Jersey City Boys Club was raining 3-pointers all over the hardwood through the mild-mannered marksman Ryan Gaynor (Whippany Park H.S. (N.J.) '16), who coolly stroked his way to 14 first-half points en route to 16 points.

In addition to Gaynor, JCBC's Donald Stewart (Paramus Catholic (N.J.) cleaned the glass and capitalized on second-chance opportunities like clockwork. Teammate Zack Keller (Seton Hall Prep (N.J.) '16) also added a nice jumper to the mix, while Shaq McFarlan (St. Anthony's (N.J.)) tacked on a physical dimension in the paint.

FSA did not seem to have an answer for JCBC's four offensive threats. The weight of the team fell on the shoulders of Malik Thomas (St. Raymond H.S. (N.Y.) '15) and Jaquan McKennon (National Christian Academy (Md.) '15). Though Thomas and McKennon were able to secure more than two-thirds of the team's total points, the pair became the target of JCBC's defense which forced the duo to turn the ball over.

JCBC earned an advantage of as much as the final score.

Jersey City Boys Club's Stewart finished with a team-high 19 points. Teammates Keller and McFarlan recorded 15 and 12 points, respectively. Meanwhile, Frazier Sports Academy's Thomas had a game-high 25 points as his teammate McKennon netted 21 points.


It seemed as the games continued, the blowout differential grew worse.

What was scheduled to be a matchup between two teams looked more like a practice session for The Maine Attraction... or, at times, even worse, a lay-up line.

The Newburgh Panthers were glaringly no match for The Maine Attraction, which is coached by Dwayne "Tiny" Morton and comprises some of Brooklyn's best ballers. There was little correction needed as The Maine Attraction went to work on its opponent. And, though none of the athletes were displaying the fullness of their potential, there were five players that scored in double-figures -- a sixth was one point shy.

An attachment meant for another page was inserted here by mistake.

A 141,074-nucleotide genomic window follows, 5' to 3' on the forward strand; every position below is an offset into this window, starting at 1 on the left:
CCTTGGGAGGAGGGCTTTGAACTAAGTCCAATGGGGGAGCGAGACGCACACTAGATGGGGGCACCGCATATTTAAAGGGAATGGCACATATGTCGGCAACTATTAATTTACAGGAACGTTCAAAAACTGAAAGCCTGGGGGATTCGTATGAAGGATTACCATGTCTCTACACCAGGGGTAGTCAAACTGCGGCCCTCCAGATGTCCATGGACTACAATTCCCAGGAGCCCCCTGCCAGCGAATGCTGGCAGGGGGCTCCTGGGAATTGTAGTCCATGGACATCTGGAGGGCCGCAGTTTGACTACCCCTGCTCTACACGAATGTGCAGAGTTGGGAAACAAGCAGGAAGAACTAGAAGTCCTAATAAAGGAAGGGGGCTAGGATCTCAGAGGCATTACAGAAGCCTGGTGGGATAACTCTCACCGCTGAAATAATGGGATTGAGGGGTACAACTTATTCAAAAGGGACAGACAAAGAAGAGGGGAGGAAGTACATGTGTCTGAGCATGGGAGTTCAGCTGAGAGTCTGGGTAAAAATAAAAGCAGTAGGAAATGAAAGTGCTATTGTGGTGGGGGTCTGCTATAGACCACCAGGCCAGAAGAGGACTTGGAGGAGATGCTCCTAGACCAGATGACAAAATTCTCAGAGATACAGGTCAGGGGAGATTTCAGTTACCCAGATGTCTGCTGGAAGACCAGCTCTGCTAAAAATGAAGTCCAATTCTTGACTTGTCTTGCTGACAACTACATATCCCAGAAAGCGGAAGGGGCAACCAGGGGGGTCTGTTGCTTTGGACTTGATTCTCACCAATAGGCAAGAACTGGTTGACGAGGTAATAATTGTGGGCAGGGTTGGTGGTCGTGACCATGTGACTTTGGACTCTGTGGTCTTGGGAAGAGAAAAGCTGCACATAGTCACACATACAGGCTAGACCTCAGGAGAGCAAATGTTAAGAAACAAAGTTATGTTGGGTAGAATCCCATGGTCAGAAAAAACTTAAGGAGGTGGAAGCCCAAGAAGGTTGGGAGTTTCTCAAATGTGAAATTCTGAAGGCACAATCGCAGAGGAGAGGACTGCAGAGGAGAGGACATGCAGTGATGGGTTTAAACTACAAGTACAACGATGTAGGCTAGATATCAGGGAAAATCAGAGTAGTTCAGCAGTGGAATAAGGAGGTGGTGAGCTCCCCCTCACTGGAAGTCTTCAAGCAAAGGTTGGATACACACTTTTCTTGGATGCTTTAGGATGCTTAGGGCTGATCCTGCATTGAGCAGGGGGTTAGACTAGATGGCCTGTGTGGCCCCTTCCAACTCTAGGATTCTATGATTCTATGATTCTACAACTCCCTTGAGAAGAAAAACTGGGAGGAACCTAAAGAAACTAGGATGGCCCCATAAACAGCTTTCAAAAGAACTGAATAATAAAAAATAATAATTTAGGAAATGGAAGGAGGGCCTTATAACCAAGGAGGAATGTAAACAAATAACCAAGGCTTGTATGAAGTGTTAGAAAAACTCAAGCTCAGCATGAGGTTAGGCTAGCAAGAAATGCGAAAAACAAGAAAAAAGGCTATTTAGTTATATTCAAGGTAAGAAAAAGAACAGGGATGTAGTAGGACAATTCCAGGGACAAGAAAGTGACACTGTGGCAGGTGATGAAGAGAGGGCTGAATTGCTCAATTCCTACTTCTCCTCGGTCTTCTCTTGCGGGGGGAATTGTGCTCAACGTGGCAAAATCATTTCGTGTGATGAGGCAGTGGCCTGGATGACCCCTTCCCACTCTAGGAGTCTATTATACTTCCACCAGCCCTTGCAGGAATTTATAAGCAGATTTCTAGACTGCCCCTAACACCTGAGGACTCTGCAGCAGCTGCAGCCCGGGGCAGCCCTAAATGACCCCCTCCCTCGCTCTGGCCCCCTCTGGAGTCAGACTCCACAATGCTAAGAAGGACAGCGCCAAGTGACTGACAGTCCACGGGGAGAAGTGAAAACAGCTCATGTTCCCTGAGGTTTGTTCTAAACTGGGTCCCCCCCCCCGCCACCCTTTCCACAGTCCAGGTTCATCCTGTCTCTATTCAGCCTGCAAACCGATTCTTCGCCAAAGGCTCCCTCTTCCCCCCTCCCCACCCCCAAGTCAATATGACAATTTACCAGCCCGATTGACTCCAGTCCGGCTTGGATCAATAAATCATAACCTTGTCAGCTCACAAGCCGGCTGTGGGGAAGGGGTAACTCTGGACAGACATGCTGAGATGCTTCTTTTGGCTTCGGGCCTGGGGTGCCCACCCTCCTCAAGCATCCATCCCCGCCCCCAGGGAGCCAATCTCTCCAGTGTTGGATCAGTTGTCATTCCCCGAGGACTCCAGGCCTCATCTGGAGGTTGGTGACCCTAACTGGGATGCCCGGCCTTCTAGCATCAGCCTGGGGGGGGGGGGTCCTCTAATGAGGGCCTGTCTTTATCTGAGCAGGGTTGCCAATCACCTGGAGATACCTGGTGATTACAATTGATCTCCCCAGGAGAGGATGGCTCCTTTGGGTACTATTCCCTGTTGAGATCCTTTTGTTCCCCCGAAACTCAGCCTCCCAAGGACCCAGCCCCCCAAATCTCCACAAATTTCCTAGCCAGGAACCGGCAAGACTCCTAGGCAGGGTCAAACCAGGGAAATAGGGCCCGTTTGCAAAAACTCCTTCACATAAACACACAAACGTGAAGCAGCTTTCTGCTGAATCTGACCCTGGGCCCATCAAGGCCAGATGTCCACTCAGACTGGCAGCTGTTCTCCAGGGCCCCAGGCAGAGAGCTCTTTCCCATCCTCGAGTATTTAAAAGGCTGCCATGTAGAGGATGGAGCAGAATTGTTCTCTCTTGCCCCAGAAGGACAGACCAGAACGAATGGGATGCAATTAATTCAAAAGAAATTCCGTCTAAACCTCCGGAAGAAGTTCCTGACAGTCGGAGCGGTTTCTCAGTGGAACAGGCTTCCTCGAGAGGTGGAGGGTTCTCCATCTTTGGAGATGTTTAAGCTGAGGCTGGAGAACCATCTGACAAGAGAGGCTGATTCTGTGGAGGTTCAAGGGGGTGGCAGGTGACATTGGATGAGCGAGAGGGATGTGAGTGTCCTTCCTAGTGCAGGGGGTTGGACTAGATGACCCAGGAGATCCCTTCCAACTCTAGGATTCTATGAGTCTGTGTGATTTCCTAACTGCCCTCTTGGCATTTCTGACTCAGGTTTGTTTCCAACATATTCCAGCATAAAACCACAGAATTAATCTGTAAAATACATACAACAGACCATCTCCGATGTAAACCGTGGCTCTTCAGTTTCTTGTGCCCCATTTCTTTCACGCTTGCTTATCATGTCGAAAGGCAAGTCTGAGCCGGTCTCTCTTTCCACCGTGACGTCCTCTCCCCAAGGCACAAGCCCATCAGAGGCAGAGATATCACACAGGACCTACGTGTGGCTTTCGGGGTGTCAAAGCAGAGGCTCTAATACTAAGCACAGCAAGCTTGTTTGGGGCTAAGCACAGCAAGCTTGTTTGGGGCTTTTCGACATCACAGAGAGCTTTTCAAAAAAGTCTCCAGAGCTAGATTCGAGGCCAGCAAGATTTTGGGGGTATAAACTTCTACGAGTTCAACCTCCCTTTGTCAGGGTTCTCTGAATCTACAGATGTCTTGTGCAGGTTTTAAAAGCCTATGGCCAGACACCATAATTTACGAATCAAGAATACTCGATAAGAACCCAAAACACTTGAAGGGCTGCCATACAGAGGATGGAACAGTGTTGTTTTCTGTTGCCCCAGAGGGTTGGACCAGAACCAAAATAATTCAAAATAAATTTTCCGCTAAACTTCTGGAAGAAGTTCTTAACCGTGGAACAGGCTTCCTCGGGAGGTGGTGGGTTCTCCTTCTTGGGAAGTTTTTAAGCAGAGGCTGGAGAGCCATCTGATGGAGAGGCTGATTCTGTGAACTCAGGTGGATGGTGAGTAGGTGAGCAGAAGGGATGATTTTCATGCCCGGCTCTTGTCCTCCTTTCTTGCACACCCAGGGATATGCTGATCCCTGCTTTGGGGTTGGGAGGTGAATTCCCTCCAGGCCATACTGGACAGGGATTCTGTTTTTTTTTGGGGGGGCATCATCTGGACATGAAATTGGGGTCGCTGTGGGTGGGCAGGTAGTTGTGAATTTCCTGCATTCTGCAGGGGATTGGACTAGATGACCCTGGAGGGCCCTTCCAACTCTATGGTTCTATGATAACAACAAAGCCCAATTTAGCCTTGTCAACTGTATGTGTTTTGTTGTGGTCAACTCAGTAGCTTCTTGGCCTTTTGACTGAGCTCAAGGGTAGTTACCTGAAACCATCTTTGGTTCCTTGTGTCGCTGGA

By the close of the warm-up period, the score was 26-9. And, by halftime, the score was an incredible 60-18.

It appeared by the third quarter, The Maine Attraction lowered the heat and, instead, began attempting throw-downs one would see in a dunk contest.

Only one player on the Newburgh Panthers, Maiave Vavai Paris, refused to give up, doing everything he could to get his team into contender status. Still, despite all his activity, he could not do it alone.

The Maine Attraction's Rutgers-bound Mike Williams (Bishop Loughlin (N.Y.) '14) had a game-high 19 points. Elijah Boone[ (Abraham Lincoln H.S. (N.Y.) '14) and Khadeen Carrington (Bishop Loughlin (N.Y.) '14) netted 18 and 14 points, respectively. Teammates Seton Hall-commit Ismael Sanogo (Newark East Side (N.J.) '14) and Angel Delgado (St. Patrick (N.J.) '14) added 12 points apiece. A.J. Williams (Abraham Lincoln H.S. (N.Y.) '14) chipped in nine points.


  • Compete to Achieve defeated NYC Jazz, 60-53. Compete to Achieve's William Wilson had a game-high 21 points. NYC Jazz' Romano Clarke finished with 16 points. Teammate Isaiah Simpson added 14 points in the loss.

  • Ben Gordon All-Stars (aka Mt. Vernon HS) defeated Stamford Peace, 57-40. Ben Gordon's Keeme Krubally posted 14 points, while teammate Brandon Martin recorded 13 points. Stamford Peace's Aaron Wheeler and Tyrell St. John had 14 and 12 points, respectively.